There is also a section for Alert Signatures and by far is the DoublePulsar Backdoor install. This tool was helpfully written by the NSA and is now being used by other malicious actors to create a ‘landing pad’ on servers to deploy other malware.

Username and Password Tag Cloud

I started to generate a small username and password tag cloud. I think if I were to leave the honeypot running for longer, I would get some juicy lists.

A Small Investigation

In the ADBHoney dashboard, I noticed a command that looked interesting and wanted to check it out further.

The IP address seemed to be serving a file called wget.

A search shows this IP is a Russian one. URLHaus shows it is online and is a known IP associated with distributing malware.

I decided to download the file with wget

I could see that it loops through an array of binaries for each architecture that the android device could be running and makes it wold writeable, and then executes it with the parameter of ‘frank’.

So I decided to modify the script to download all the binaries and run md5sum on each so I would get the hash.

Now I submitted each hash to virustotal and discovered that it is a hash newly seen on VirusTotal two days prior to me writing this blog post. As suspected, the binaries are all variants of the Mirai trojan/botnet, which spreads over Ports 23 and 2323.

At this point I decided there was no further investigation needed!


Administering the Honeypot became a bit of a chore over the week. I spent a lot of time trying to figure out why Azure Log Analytics wouldn’t install and report back, and it turns out that the agent is not supported on Debian 10.6. If I selected a Debian 9 VM and installed the agent, everything would be fine until I ran the install script for the Honeypot, which performed a distro upgrade to Debian 10.6, thus breaking the agent. I didn’t figure this out until I went through the manual install steps for the agent and then ran the troubleshooter, which can only be run from within the VM. To do this, run this command:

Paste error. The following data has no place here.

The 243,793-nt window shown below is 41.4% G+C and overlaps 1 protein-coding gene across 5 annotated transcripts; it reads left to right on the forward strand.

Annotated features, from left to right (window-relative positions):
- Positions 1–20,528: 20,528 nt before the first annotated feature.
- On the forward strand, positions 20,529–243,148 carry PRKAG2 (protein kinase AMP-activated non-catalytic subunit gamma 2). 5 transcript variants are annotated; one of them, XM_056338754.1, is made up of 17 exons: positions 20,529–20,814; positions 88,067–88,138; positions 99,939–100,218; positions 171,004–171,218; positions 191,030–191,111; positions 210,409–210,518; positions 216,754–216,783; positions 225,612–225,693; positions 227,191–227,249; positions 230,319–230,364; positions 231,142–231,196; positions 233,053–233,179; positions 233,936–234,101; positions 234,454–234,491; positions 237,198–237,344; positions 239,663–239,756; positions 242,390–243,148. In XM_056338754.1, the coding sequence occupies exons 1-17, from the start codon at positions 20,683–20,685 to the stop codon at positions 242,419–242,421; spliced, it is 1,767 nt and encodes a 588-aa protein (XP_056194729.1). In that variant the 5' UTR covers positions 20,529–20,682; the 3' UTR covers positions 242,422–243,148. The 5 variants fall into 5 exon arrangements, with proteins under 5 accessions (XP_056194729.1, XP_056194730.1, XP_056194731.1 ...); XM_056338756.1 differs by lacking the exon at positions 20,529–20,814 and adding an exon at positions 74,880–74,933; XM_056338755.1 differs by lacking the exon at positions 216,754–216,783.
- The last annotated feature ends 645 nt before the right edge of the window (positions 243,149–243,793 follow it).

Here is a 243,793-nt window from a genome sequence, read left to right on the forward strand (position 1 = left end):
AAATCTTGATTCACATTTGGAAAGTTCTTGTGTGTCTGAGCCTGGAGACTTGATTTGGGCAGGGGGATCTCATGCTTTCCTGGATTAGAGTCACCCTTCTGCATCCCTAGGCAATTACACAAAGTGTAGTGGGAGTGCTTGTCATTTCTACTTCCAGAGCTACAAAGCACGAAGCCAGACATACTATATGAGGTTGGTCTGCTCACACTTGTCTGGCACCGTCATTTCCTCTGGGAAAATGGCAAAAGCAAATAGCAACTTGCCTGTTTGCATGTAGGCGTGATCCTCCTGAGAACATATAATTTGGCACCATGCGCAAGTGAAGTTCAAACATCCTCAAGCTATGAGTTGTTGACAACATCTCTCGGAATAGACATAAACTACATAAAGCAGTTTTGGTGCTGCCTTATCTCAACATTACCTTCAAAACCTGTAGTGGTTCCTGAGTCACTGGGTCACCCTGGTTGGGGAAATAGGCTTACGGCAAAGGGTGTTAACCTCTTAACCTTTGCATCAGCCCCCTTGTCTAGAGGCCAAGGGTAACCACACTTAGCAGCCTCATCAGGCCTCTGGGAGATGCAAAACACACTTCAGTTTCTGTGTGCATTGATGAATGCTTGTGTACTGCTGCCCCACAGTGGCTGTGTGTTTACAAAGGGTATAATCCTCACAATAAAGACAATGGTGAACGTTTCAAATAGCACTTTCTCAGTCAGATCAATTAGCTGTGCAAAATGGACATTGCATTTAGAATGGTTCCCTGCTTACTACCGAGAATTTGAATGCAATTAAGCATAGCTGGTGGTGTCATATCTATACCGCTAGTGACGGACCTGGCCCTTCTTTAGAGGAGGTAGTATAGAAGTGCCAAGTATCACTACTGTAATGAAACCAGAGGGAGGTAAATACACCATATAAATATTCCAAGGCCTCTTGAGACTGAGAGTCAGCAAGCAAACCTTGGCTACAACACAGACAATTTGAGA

sudo /opt/microsoft/omsagent/bin/troubleshooter

The VM had a tendency to go offline multiple times a day which caused me to rebuild and redeploy, before just performing a restart of the VM to get it back online.


It has been a fun project to do for a week, and I can see a use case for it. It exposed areas of Azure where I am weak, and now I want to study towards the Azure Administrator exam to build on this experience. I think the next steps will be to implement Azure Runbooks to restart the VM when it goes into a critical state so I don’t have to manually intervene.

I would like to explore some of the more interesting honeypots in more detail now, especially now that I have created the table. I think the Cowrie honeypot looks very interesting as it allows an attacker to execute commands on a shell. I’d like to investigate that to see if I can perform a similar analysis to what I did for the adbhoneypot.